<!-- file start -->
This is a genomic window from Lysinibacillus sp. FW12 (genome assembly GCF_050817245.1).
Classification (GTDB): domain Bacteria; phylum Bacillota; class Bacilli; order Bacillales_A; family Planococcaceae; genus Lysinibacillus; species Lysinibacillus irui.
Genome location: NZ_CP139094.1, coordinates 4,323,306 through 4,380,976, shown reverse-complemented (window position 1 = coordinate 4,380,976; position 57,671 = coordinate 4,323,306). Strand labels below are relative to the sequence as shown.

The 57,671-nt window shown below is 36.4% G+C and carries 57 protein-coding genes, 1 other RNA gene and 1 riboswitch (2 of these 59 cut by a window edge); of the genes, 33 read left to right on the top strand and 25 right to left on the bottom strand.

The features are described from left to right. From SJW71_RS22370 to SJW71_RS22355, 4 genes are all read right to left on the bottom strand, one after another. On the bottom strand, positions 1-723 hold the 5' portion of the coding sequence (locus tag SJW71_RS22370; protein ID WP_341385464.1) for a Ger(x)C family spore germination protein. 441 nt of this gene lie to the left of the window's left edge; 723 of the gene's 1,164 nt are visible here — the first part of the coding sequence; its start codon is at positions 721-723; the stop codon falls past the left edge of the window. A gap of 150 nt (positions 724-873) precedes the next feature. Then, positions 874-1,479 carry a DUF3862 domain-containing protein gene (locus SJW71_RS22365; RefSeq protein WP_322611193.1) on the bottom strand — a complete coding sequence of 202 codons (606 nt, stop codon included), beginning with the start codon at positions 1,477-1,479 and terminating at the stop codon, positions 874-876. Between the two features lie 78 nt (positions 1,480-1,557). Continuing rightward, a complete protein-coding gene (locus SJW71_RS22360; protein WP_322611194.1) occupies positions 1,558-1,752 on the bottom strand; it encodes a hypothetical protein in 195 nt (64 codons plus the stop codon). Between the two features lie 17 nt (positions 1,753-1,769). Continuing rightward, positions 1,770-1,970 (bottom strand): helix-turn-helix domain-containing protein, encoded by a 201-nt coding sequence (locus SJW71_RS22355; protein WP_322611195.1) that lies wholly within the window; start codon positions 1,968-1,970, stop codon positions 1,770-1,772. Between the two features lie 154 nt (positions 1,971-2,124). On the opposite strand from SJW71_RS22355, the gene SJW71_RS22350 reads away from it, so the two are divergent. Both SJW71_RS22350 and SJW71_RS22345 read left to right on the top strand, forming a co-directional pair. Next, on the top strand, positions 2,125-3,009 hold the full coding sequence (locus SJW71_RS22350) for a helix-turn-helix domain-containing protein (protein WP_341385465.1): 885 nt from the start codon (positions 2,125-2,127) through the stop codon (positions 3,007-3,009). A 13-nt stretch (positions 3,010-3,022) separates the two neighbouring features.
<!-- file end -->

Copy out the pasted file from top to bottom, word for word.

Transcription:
This is a genomic window from Lysinibacillus sp. FW12 (genome assembly GCF_050817245.1).
Classification (GTDB): domain Bacteria; phylum Bacillota; class Bacilli; order Bacillales_A; family Planococcaceae; genus Lysinibacillus; species Lysinibacillus irui.
Genome location: NZ_CP139094.1, coordinates 4,323,306 through 4,380,976, shown reverse-complemented (window position 1 = coordinate 4,380,976; position 57,671 = coordinate 4,323,306). Strand labels below are relative to the sequence as shown.

The 57,671-nt window shown below is 36.4% G+C and carries 57 protein-coding genes, 1 other RNA gene and 1 riboswitch (2 of these 59 cut by a window edge); of the genes, 33 read left to right on the top strand and 25 right to left on the bottom strand.

The features are described from left to right. From SJW71_RS22370 to SJW71_RS22355, 4 genes are all read right to left on the bottom strand, one after another. On the bottom strand, positions 1-723 hold the 5' portion of the coding sequence (locus tag SJW71_RS22370; protein ID WP_341385464.1) for a Ger(x)C family spore germination protein. 441 nt of this gene lie to the left of the window's left edge; 723 of the gene's 1,164 nt are visible here — the first part of the coding sequence; its start codon is at positions 721-723; the stop codon falls past the left edge of the window. A gap of 150 nt (positions 724-873) precedes the next feature. Then, positions 874-1,479 carry a DUF3862 domain-containing protein gene (locus SJW71_RS22365; RefSeq protein WP_322611193.1) on the bottom strand — a complete coding sequence of 202 codons (606 nt, stop codon included), beginning with the start codon at positions 1,477-1,479 and terminating at the stop codon, positions 874-876. Between the two features lie 78 nt (positions 1,480-1,557). Continuing rightward, a complete protein-coding gene (locus SJW71_RS22360; protein WP_322611194.1) occupies positions 1,558-1,752 on the bottom strand; it encodes a hypothetical protein in 195 nt (64 codons plus the stop codon). Between the two features lie 17 nt (positions 1,753-1,769). Continuing rightward, positions 1,770-1,970 (bottom strand): helix-turn-helix domain-containing protein, encoded by a 201-nt coding sequence (locus SJW71_RS22355; protein WP_322611195.1) that lies wholly within the window; start codon positions 1,968-1,970, stop codon positions 1,770-1,772. Between the two features lie 154 nt (positions 1,971-2,124). On the opposite strand from SJW71_RS22355, the gene SJW71_RS22350 reads away from it, so the two are divergent. Both SJW71_RS22350 and SJW71_RS22345 read left to right on the top strand, forming a co-directional pair. Next, on the top strand, positions 2,125-3,009 hold the full coding sequence (locus SJW71_RS22350) for a helix-turn-helix domain-containing protein (protein WP_341385465.1): 885 nt from the start codon (positions 2,125-2,127) through the stop codon (positions 3,007-3,009). A 13-nt stretch (positions 3,010-3,022) separates the two neighbouring features.